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Tribe, area colleges collaborate on art degrees

By Sarah Kucharski • Staff Writer

Officials with the Eastern Band of Cherokee Indians on Monday unveiled plans for a new Associate in Fine Arts degree focusing on Native American art to be offered in collaboration with Southwestern Community College.


“The arts are part of our past as well as part of our future,” said Juanita Wilson, Oconaluftee Institute for Cultural Arts Advisory Board Chair and Deputy Administrative Officer of the tribe’s Community Education and Recreation Services Division.

The two-year degree from the Oconaluftee Institute for Cultural Arts will follow the general education requirements for North Carolina community colleges and public universities including basic English, science and math courses. However, the program will emphasize Native American art and culture, particularly that of the Cherokees.

The curriculum will include contemporary and traditional Cherokee arts such as basketry and weaving, pottery, beadwork, mask making, sculpture, wood and stone carving. There also will be a performance component featuring dance, drama, storytelling and music, as well as photography, printmaking, graphic design, audio-visual and web design courses.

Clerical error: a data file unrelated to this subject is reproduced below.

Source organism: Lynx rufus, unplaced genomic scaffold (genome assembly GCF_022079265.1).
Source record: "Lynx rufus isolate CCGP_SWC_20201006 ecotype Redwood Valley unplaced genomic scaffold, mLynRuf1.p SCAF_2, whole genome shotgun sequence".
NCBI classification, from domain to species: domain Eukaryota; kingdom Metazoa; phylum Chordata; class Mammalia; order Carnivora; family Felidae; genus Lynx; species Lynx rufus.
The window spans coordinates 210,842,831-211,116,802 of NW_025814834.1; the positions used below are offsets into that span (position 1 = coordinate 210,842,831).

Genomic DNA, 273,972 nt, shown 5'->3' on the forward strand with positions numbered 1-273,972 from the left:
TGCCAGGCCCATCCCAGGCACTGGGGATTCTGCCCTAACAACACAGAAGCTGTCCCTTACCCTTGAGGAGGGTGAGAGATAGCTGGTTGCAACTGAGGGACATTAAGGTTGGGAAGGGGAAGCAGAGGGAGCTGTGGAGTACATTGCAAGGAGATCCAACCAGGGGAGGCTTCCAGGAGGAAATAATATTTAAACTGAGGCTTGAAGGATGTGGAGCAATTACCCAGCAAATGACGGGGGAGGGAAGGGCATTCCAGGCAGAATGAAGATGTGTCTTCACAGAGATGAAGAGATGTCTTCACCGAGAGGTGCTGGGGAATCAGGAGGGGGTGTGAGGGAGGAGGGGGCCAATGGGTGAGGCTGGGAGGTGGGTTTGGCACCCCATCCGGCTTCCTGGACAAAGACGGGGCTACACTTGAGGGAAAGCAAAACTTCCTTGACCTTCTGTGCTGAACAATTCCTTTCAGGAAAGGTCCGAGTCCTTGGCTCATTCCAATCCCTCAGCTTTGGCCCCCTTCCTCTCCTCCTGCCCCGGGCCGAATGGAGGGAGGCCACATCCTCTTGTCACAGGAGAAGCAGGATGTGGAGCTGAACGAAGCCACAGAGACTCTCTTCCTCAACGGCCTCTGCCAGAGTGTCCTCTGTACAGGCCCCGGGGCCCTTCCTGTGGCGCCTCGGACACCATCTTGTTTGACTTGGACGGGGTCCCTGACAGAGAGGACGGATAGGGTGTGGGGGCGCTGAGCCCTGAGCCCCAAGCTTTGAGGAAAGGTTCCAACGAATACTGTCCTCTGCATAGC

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The courses will be offered through Southwestern Community College but taught at the Oconaluftee Institute on the Qualla Boundary. SCC and the Oconaluftee Institute have in turn established an agreement with Western Carolina University allowing students who complete the AFA to transfer into the four-year college as juniors pursuing a Bachelor of Fine Arts degree. Students also may transfer to any other public university in the state with up to 65 hours worth of credit.

Principal Chief Michell Hicks said the concept for the Oconaluftee Institute grew out of an idea originally conceived under the leadership of Chief Leon Jones to provide a university for the Cherokee people. The partnership between the Institute, SCC and WCU will not only allow current artists to seek a degree, but facilitate the passing on of traditional Cherokee arts to younger generations, Hicks said.

Art is what provides a window into a society’s soul, said WCU Chancellor Dr. John Bardo.

“It is through the arts that we see the expression of their core values,” he said.

The program will enrich both the Cherokee community and non-Cherokee students. The Eastern Band will provide support funding for the AFA program’s start up and short-term sustainability, plus tuition for students who are enrolled members of the tribe. Non-tribal member students are allowed to enter the program; however, they will be required to pay their own tuition and fees.

“We think this will be an enormously enriching endeavor,” said SCC president Dr. Cecil Groves.

A national search is underway for a program coordinator to head the AFA program. The program is expected to launch in spring of 2007.

Meanwhile, students interested in the AFA program should complete an application for admission available at or by calling the Office of Admission at 828.586.4091, ext. 352.

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